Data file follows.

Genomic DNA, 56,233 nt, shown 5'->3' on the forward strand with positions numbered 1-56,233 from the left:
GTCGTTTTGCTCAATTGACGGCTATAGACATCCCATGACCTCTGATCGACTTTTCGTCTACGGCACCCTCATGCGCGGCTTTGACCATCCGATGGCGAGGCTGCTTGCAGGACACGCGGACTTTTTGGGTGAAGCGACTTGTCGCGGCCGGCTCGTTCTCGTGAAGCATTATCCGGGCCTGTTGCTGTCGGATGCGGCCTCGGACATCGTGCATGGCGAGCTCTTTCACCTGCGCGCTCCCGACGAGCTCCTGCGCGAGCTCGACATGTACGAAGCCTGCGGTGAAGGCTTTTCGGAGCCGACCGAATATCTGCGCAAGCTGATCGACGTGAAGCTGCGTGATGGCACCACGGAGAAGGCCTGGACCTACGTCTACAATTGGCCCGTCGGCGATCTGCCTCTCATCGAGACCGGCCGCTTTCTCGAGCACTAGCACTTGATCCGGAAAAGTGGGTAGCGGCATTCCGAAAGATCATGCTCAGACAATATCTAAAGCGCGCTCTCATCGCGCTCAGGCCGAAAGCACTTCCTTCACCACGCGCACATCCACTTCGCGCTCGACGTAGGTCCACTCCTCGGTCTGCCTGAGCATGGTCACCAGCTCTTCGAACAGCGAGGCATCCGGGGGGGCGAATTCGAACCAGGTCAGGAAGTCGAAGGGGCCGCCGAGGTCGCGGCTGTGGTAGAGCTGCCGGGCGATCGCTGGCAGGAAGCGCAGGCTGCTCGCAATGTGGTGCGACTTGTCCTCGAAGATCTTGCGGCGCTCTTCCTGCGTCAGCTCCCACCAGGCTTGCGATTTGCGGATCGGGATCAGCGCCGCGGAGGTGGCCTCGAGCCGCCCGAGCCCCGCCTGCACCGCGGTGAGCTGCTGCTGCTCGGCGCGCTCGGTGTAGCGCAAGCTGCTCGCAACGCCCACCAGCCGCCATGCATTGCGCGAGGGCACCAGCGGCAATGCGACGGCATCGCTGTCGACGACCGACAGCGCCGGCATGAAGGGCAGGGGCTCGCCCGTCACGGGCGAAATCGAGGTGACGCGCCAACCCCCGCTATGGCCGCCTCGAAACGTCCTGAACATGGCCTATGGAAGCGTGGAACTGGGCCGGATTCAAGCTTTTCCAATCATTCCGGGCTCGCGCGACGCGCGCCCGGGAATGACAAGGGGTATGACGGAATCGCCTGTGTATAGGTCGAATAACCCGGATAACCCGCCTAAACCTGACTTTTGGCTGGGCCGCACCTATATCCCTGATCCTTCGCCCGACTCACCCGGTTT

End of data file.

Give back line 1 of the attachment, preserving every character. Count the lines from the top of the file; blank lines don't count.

Genomic DNA, 56,233 nt, shown 5'->3' on the forward strand with positions numbered 1-56,233 from the left: